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Playboy ‘to drop’ naked women images

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Playboy magazine is to stop publishing images of naked women as part of its redesign, it has emerged.

As the New York Times reports, its US owners say the Internet has made nudity out of date, and pornographic magazines are no longer commercially viable.

Official figures show that Playboy’s circulation has dropped from 5.6 million in 1970 to the current 800,000.

However, the magazine will still feature women in provocative poses – though not completely naked.

‘Battle won’

The decision was apparently taken last month at a meeting of Playboy founder and current editor-in-chief Hugh Hefner. Magazine executives acknowledged that Playboy — which was founded in 1953 — had overtaken the changes it had made, according to the New York Times.

“That battle has been fought and won,” the newspaper quoted Playboy chief executive Scott Flanders as saying.

“Now you’re a click away from every free sex action imaginable. And so it’s just close at this juncture.”

Gone are the days when interviews with people of the stature of Martin Luther King Jr., Malcolm X and Jimmy Carter made Playboy cultural and political, says BBC correspondent Nick Bryant in New York.

Playboy’s website has already removed the nudity, partly to give it access to social media platforms such as Facebook and Twitter. And its popularity has soared with web traffic quadrupling.

Our correspondent adds that the long-time synonymous with fetishism brand is cleaning up its act, and with all the blessings — apparently — of 89-year-old Mr Hefner.

A man looks at a Playboy magazine in Mexico City

60 years of Playboy

The Playboy logo depicting the head of a rabbit wearing a bow tie is one of the most recognizable logos in the world. The company makes most of its money from licensing it worldwide to selling products including toiletries, drinks and jewellery, including the necklace worn by Carrie Bradshaw’s character in the TV series Sex and the City. About 40% of business income is generated in China, where the magazine itself is not available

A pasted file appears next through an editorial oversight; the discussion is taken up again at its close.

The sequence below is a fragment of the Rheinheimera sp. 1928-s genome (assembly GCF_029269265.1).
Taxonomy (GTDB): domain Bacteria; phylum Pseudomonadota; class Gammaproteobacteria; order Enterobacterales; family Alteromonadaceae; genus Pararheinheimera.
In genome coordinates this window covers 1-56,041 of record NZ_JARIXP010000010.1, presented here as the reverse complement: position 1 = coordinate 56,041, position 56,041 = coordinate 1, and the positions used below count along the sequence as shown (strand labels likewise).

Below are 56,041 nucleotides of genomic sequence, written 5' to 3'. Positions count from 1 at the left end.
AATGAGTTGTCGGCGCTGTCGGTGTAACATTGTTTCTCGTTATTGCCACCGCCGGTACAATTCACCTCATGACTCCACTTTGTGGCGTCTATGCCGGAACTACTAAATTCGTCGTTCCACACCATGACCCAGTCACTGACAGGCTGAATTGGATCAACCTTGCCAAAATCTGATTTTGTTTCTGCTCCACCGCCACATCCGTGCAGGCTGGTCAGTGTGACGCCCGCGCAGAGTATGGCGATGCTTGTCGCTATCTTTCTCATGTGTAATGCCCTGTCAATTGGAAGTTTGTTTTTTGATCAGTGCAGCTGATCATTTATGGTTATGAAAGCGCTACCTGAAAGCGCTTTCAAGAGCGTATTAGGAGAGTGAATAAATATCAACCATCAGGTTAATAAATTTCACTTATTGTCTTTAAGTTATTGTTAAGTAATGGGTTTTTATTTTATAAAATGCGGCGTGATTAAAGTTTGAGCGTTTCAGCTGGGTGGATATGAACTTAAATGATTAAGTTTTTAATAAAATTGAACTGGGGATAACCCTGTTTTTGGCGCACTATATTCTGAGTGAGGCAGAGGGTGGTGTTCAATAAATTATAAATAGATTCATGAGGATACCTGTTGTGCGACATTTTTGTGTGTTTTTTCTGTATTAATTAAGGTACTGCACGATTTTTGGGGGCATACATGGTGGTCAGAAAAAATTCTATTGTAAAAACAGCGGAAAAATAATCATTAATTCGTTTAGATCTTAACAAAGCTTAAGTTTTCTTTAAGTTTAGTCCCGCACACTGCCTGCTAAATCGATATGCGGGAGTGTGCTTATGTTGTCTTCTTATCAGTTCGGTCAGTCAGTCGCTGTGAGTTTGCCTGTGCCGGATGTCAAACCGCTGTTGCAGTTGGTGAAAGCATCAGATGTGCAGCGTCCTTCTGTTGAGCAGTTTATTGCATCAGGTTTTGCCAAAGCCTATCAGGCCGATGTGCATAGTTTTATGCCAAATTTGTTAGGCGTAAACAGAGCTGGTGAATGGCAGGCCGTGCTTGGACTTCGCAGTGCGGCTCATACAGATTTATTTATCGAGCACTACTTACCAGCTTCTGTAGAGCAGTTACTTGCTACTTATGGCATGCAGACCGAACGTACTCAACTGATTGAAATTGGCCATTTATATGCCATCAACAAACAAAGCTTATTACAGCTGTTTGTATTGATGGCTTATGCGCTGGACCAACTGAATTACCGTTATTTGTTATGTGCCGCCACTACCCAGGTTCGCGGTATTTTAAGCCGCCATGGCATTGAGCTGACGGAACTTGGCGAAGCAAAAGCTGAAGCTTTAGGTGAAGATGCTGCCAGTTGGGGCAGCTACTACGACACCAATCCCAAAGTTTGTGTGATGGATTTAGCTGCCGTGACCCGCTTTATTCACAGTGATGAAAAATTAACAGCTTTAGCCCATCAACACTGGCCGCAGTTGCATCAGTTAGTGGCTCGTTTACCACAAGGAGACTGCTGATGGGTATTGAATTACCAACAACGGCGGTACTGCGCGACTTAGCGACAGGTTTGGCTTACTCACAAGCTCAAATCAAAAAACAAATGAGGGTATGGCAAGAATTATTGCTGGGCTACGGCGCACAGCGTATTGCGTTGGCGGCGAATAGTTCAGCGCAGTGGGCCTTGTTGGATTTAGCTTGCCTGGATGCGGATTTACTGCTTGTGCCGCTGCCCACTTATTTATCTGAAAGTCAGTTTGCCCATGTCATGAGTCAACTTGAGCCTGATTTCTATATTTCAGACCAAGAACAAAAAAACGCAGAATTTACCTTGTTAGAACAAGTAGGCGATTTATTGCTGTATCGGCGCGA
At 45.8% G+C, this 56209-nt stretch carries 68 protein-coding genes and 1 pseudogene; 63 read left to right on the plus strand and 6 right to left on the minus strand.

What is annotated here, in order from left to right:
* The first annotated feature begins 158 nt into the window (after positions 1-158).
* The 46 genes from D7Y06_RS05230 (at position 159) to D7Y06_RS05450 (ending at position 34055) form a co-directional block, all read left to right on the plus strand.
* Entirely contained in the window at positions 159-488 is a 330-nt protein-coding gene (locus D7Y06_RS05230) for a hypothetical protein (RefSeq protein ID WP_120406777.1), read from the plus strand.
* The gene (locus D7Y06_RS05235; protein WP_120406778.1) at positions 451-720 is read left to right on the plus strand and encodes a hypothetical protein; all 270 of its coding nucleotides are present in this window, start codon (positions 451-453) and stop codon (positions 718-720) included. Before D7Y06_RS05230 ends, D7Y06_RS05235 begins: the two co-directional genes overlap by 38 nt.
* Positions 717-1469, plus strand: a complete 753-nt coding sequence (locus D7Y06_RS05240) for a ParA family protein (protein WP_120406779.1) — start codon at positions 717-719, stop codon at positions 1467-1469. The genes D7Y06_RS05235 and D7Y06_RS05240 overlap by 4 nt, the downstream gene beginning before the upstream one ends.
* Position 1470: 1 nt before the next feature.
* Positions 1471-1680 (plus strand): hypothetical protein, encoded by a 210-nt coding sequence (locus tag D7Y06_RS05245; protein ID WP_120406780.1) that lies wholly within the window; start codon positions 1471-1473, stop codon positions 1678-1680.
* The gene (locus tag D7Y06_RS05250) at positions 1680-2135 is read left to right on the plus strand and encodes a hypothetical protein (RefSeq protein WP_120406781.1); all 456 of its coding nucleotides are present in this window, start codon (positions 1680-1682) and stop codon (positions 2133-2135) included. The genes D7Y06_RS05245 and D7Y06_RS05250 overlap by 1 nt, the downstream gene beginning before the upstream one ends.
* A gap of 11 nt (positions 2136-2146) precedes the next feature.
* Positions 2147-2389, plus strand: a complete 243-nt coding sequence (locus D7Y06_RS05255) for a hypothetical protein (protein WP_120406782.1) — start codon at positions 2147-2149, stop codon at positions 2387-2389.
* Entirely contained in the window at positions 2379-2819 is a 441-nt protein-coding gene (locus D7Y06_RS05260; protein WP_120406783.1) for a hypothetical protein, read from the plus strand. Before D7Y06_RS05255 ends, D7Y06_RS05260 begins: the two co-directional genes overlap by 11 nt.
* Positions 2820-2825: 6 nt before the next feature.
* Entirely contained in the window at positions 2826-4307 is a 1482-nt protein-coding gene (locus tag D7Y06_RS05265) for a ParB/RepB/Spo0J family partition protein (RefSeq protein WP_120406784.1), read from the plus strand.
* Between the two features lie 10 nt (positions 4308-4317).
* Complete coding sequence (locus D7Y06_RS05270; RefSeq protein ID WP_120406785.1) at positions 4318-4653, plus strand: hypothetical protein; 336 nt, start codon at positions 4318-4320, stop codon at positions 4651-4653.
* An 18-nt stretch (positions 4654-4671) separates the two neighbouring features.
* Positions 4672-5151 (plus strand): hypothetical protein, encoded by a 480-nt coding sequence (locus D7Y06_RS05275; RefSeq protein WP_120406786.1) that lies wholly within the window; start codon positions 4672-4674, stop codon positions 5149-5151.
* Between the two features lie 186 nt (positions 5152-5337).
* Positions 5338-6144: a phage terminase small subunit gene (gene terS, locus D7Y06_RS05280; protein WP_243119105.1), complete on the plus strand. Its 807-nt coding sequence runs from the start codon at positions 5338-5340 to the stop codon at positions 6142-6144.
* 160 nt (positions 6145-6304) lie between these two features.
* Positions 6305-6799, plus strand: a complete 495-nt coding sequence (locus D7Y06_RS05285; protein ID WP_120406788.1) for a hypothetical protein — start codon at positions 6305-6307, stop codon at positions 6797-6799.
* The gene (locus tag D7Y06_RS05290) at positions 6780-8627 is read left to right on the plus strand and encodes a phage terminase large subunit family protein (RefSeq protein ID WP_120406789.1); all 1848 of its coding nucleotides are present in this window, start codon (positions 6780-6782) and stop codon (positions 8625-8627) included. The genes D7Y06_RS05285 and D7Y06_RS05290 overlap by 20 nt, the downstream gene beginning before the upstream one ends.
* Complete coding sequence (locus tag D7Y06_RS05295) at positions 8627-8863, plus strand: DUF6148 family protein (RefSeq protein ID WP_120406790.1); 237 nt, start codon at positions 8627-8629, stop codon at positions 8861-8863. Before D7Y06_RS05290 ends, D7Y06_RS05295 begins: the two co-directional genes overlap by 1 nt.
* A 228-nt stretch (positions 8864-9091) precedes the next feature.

Among the magazine’s most famous interviews was a 1976 conversation with Jimmy Carter in which the then-presidential candidate admitted that he wanted women other than his wife, admitting that he had “lustred too many women”. Saw” and “Committed adultery in my heart many times”. Other notable interviewees included jazz musician Miles Davis in 1962; the writer Vladimir Nabokov in 1964; and John Lennon and Yoko Ono in 1981.

The Library of Congress in Washington produces a braille version of Playboy, one of 30 general-interest magazines translated for the blind and visually impaired. In 1985, Congress voted to stop manufacturing the Braille Playboy over ethics concerns and to save money. But a group of blind Playboy readers sued for their right to read the magazine, and a judge ruled that the ban violated their First Amendment rights under the US Constitution. The Braille version can be viewed here.

Playboy has gained a reputation for pushing business stories, beginning with the 1989 “Women of Wall Street” series, which featured nine stock market employees—soon after, seven out of nine quit their jobs. was given. Playboy continued to shoot “Women of Enron” and “Women of WorldCom” after those companies collapsed.

It revisited the theme “Women of Wall Street” as the global financial crisis in 2008. The magazine advertised for models requiring them to work for a financial institution and expressing a preference for those with senior management experience.

Not everyone is happy getting into Playboy. In 2006, actress Jessica Alba refused to pose for a photo shoot, so the magazine instead took an image from a movie poster and placed it on the front cover. Alba sued, arguing that appearing on the front cover revealed nude photos of her inside and that it had caused “immeasurable damage” to her reputation. Hugh Hefner personally apologized and donated money to his favorite charity.

 

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